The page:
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Workers Evacuated Following Blowout on Rig

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Forty-seven workers were evacuated from the jackup Hercules 265 (250’ MC) offshore Grand Isle, Louisiana following a blowout Tuesday, according to media reports.

Efforts to regain control of the A-3 natural gas well at South Timbalier Block 220 that experienced a blowout are underway, rig owner Hercules Offshore said in a press release Tuesday. The company also has notified all necessary governmental authorities of the incident.

The U.S. Coast Guard evacuated workers on two lifeboats from the platform, according to New Orleans TV station website WDSU.com. None of the workers sustained any injuries, a Coast Guard spokesperson confirmed to Rigzone. The workers are being transported to a secure location, Hercules said in a statement. A Coast Guard cutter and two aircraft are headed out to the platform to conduct an overflight assessment, WDSU reported.

“Our first and foremost concern is for the safety of all personnel aboard our drilling rig and we have taken every necessary precaution to safely evacuate the rig,” said Hercules CEO and President John T. Rynd in a statement. “Furthermore, efforts are ongoing with our client, Walter Oil & Gas, to mobilize the necessary resources to regain control of the well and minimize any potential impact on the environment.”

Hercules Offshore jackup Hercules 265 has been drilling for Walter at South Timbalier Block 220 in 154 feet of water, according to Rigzone’s RigLogix database. The rig was scheduled to go into shipyard in mid-August following completion of its work with Walter.

Walter reported losing control of Well A-3 on an unmanned platform at South Timbalier Block 220, located 55 miles offshore Louisiana, while doing completion work on the sidetrack well to prepare the well for production, the Bureau of Safety and Environmental Enforcement (BSEE) reported Tuesday.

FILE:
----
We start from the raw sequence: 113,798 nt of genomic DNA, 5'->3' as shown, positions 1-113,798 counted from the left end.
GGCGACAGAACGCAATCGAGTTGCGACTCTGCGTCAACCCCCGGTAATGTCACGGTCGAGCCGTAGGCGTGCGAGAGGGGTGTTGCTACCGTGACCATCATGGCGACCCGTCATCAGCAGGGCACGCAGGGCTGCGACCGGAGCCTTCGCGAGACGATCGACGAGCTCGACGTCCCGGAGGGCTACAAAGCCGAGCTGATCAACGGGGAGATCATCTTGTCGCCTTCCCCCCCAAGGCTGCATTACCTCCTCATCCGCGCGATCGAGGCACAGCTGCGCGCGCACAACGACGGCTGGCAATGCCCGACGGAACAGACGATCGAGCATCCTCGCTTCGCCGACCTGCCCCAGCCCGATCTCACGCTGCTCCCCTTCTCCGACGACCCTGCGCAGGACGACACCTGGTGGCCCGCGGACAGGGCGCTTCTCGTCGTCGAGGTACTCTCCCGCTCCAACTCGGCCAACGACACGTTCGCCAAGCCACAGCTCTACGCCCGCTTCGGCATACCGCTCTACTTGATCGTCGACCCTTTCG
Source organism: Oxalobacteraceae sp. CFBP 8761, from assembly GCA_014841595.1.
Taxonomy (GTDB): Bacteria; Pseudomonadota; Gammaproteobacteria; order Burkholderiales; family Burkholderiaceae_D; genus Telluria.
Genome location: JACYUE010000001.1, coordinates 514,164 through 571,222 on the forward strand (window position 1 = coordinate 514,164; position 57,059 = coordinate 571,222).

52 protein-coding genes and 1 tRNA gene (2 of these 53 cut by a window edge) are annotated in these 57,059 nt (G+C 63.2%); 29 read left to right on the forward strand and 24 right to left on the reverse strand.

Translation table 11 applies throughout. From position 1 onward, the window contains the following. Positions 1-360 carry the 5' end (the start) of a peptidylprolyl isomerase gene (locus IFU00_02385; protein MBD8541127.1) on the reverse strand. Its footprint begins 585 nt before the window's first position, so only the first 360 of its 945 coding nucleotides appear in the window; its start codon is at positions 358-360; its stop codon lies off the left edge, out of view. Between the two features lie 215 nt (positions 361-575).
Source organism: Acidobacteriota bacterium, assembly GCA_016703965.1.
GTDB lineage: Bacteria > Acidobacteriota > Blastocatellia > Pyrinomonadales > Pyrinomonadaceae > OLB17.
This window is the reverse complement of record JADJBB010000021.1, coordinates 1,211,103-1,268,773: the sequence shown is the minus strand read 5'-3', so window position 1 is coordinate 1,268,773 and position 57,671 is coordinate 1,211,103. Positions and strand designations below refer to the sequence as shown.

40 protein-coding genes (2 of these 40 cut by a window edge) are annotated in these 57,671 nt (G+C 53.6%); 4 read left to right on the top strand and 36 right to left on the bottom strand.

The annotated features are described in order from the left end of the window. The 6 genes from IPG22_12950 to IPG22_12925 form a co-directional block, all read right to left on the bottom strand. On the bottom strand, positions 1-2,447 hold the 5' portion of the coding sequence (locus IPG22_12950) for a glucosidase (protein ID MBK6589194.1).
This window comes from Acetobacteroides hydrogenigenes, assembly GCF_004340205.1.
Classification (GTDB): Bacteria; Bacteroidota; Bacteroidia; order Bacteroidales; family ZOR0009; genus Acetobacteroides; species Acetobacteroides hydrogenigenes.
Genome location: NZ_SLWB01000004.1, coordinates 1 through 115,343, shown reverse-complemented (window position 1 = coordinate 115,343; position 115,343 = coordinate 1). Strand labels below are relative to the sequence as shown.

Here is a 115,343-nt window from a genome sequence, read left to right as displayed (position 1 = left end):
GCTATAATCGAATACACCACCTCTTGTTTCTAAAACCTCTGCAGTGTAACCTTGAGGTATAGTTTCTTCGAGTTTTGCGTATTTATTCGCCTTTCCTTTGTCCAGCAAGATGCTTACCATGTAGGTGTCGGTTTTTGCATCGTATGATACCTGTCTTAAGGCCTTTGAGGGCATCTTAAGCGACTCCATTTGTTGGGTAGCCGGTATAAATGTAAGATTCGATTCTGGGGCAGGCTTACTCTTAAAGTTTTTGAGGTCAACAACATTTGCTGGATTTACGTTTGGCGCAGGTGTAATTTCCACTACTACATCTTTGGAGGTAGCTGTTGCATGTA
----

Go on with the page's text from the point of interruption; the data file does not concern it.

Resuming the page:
The well is flowing gas, and no oil is being released, BSEE said in a press release. BSEE inspectors conducting an overflight reported seeing a light sheen one-half miles by 50 feet in area which is dissipating almost immediately. BSEE inspectors will remain at a nearby platform to keep abreast of the situation.

“BSEE is closely monitoring Walter Oil & Gas’ mobilization of its response efforts to stop the flow of gas and secure the well,” BSEE noted.

The agency also is closely coordinating its response efforts with the Coast Guard and other federal agencies.

Karen Boman has more than 10 years of experience covering the upstream oil and gas sector. Email Karen at [email protected].

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COMMENT BY AN EXPERT SOURCE

Hello John
 
No idea if you read about the Hercules blow-out?
 
Some explanations  TCP = Tubing Conveyed Perforating (these are big guns that are too big to run through the tubing on wireline so they are attached at the bottom)
 
POOH = Pulled out of Hole.
 
To me it is clear the AMERICAN crew had no idea what they were doing. This happens often with americans, first they do things then they think or call a lawyer when it goes wrong.
 
If you circulate to a different weight of fluid you must keep very close track of the volumes. I guess they just circulated and hardly watched the gauges. Or the gauges were faulty or not maintained.
 
And again a BOP where the shear rams fail. Americans do not learn easily it appears.